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The Importance of Monitoring Internal Communication for Business

With more digital communication channels comes more productivity and collaboration, but also more room for tracking employee conversations and, hence, privacy concerns.

Employee monitoring definitely is a controversial topic that raises a lot of questions. It can be difficult to find the right balance between keeping track of internal correspondence while not being too intrusive. Nevertheless, this practice is essential.

Why you should monitor internal communication

The first thing that pops into people’s minds when they hear about employee monitoring is productivity. It is often perceived as a strategy to detect employees doing non-work related things at the workplace.

However, boosting productivity is not the only reason to monitor internal communication. Monitoring correspondence can also help spot and prevent mobbing, bullying, and sexual harassment by detecting potentially harmful language used by employees.

Finally, communication monitoring doesn’t only serve to expose abusers and unproductive workers. It is also essential when trying to prevent data leaks and security breaches.

According to the 2019 survey by GetApp, almost 30% of business owners monitor employees to ensure productivity, while 25% do it to ensure employees are complying with internal communication policies.


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The GetApp survey also shows that 90% of business owners think monitoring employee communications is at least acceptable and 38.7% think it is absolutely necessary. These responses are much different from those given only four years earlier, when 43.3% of business owners labeled monitoring as an invasion of privacy.

The difference between these survey results probably stems from the fact that, within the past couple of years, work culture has shifted towards remote work and gig economy, so business owners find it much harder to ensure productivity. With the ongoing coronavirus outbreak and many businesses being forced to work from home, the concerns about employee privacy and surveillance are growing even more.

Privacy concerns and regulations

Naturally, employees are not as keen on the idea of being monitored as business owners are, especially if they feel like they are being productive and doing their job properly. Monitoring their conversations makes it seem like there’s a lack of trust and it can even backfire and make employees less motivated to do their job properly.


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Constant surveillance can make it feel like they’re living in an Orwellian nightmare and that their privacy is being violated. Although some kind of monitoring is necessary, these are all legitimate concerns you should take into account if you care about your employees’ motivation and well-being at work.

But ethical concerns are not the only ones you should consider. There are also complex employee monitoring laws you must follow.

Most of the laws do allow employee monitoring, as long as it is related to business. Also, employers are mostly required to disclose that employees are being monitored, make clear how their company will use the collected data, and use it only when necessary.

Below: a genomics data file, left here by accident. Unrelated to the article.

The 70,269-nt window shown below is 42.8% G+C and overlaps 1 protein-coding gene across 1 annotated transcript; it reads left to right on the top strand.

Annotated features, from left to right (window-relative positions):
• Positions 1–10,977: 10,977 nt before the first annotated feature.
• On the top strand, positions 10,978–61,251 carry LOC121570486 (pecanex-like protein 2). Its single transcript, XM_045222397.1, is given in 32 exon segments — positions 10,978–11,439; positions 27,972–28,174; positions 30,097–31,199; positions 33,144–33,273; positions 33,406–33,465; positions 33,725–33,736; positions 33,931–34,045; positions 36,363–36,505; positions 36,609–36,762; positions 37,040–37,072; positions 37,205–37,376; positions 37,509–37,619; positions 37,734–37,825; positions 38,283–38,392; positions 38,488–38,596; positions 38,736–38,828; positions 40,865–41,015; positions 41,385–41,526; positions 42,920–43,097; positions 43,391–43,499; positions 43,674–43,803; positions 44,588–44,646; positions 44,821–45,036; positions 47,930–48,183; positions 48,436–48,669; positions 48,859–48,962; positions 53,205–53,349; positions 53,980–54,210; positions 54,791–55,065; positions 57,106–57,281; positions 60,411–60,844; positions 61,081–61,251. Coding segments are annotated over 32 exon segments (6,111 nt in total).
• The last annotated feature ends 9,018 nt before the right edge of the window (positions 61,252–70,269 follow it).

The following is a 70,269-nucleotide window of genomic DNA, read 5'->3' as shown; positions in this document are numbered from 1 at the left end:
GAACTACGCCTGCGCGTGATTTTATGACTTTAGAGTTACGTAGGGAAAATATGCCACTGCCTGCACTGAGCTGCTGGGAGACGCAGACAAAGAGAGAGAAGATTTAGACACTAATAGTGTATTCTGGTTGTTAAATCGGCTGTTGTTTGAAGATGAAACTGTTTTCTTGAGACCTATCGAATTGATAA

Here are some examples of laws and regulations you should know about before implementing employee monitoring:

Needless to say, different countries might have different laws, so make sure to do your research and find the ones that are relevant in your area.

Data protection and compliance

It is absolutely necessary to follow these laws and protect your employee’s privacy. At the same time, there are strict laws that require you to safeguard your sensitive business data, and monitoring can help you ensure the necessary data protection.

In fact, the tightening of the data protection laws is probably another reason why GetApp data shows a shift in attitudes business owners have towards employee monitoring.

Work emails contain loads of highly-confidential information so you need to ensure email compliance and adhere to relevant regulations regarding email correspondence. Besides email, there are many different channels of communication and you need to make sure that you’re on top of all of them. You should also archive and monitor your social media communication, phone calls, and texts.

How to do it ethically

Following privacy protection laws and safeguarding your data should be your top priority, but you also shouldn’t forget about your employees’ well-being. Here are some steps you can take to make your monitoring practices more ethical:

  • Be transparent. Have a clear monitoring policy and make sure that everyone is on board with it.
  • Only monitor things you really need to monitor.
  • Monitoring internal correspondence doesn’t mean someone should actually read every single email between employees. Just set up the keywords you want to look out for and react only when they get triggered.
  • Use the collected data only when necessary.

Finding a balance between your own needs and employees’ privacy concerns can be challenging. But making sure that your employees feel comfortable with your communication monitoring policy will make them feel more appreciated, more motivated, and at the end of the day, more productive.

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